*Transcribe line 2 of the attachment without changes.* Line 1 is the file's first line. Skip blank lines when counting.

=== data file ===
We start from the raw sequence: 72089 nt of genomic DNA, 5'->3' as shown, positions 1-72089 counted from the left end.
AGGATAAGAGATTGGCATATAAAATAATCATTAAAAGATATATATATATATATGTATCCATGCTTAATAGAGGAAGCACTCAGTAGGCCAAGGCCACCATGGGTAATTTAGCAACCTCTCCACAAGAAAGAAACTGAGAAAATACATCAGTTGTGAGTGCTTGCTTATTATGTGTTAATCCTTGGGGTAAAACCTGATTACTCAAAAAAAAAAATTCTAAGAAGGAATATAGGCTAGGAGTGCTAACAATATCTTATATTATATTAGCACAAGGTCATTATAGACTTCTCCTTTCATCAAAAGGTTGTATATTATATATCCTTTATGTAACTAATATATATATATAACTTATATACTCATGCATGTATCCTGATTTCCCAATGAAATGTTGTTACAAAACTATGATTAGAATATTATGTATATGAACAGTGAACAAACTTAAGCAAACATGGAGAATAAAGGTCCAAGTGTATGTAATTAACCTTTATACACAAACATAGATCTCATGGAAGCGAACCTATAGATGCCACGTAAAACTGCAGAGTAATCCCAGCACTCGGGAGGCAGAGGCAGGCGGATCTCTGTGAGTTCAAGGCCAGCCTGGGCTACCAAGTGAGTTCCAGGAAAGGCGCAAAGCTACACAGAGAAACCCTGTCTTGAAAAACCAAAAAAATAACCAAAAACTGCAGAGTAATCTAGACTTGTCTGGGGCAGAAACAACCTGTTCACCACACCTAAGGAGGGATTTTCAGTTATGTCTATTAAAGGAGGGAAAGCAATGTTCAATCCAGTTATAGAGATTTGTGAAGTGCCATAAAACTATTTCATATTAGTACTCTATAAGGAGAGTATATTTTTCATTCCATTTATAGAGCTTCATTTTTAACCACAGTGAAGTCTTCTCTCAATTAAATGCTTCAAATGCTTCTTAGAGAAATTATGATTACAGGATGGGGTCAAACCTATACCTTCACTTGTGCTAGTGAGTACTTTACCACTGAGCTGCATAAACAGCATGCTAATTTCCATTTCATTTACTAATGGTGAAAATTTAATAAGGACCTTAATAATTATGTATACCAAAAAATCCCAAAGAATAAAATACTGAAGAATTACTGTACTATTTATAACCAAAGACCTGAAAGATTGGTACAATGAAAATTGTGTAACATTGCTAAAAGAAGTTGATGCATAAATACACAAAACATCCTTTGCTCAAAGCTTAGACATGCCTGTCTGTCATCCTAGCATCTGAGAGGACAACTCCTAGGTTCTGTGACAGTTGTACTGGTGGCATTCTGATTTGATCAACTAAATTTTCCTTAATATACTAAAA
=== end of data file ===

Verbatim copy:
AGGATAAGAGATTGGCATATAAAATAATCATTAAAAGATATATATATATATATGTATCCATGCTTAATAGAGGAAGCACTCAGTAGGCCAAGGCCACCATGGGTAATTTAGCAACCTCTCCACAAGAAAGAAACTGAGAAAATACATCAGTTGTGAGTGCTTGCTTATTATGTGTTAATCCTTGGGGTAAAACCTGATTACTCAAAAAAAAAAATTCTAAGAAGGAATATAGGCTAGGAGTGCTAACAATATCTTATATTATATTAGCACAAGGTCATTATAGACTTCTCCTTTCATCAAAAGGTTGTATATTATATATCCTTTATGTAACTAATATATATATATAACTTATATACTCATGCATGTATCCTGATTTCCCAATGAAATGTTGTTACAAAACTATGATTAGAATATTATGTATATGAACAGTGAACAAACTTAAGCAAACATGGAGAATAAAGGTCCAAGTGTATGTAATTAACCTTTATACACAAACATAGATCTCATGGAAGCGAACCTATAGATGCCACGTAAAACTGCAGAGTAATCCCAGCACTCGGGAGGCAGAGGCAGGCGGATCTCTGTGAGTTCAAGGCCAGCCTGGGCTACCAAGTGAGTTCCAGGAAAGGCGCAAAGCTACACAGAGAAACCCTGTCTTGAAAAACCAAAAAAATAACCAAAAACTGCAGAGTAATCTAGACTTGTCTGGGGCAGAAACAACCTGTTCACCACACCTAAGGAGGGATTTTCAGTTATGTCTATTAAAGGAGGGAAAGCAATGTTCAATCCAGTTATAGAGATTTGTGAAGTGCCATAAAACTATTTCATATTAGTACTCTATAAGGAGAGTATATTTTTCATTCCATTTATAGAGCTTCATTTTTAACCACAGTGAAGTCTTCTCTCAATTAAATGCTTCAAATGCTTCTTAGAGAAATTATGATTACAGGATGGGGTCAAACCTATACCTTCACTTGTGCTAGTGAGTACTTTACCACTGAGCTGCATAAACAGCATGCTAATTTCCATTTCATTTACTAATGGTGAAAATTTAATAAGGACCTTAATAATTATGTATACCAAAAAATCCCAAAGAATAAAATACTGAAGAATTACTGTACTATTTATAACCAAAGACCTGAAAGATTGGTACAATGAAAATTGTGTAACATTGCTAAAAGAAGTTGATGCATAAATACACAAAACATCCTTTGCTCAAAGCTTAGACATGCCTGTCTGTCATCCTAGCATCTGAGAGGACAACTCCTAGGTTCTGTGACAGTTGTACTGGTGGCATTCTGATTTGATCAACTAAATTTTCCTTAATATACTAAAA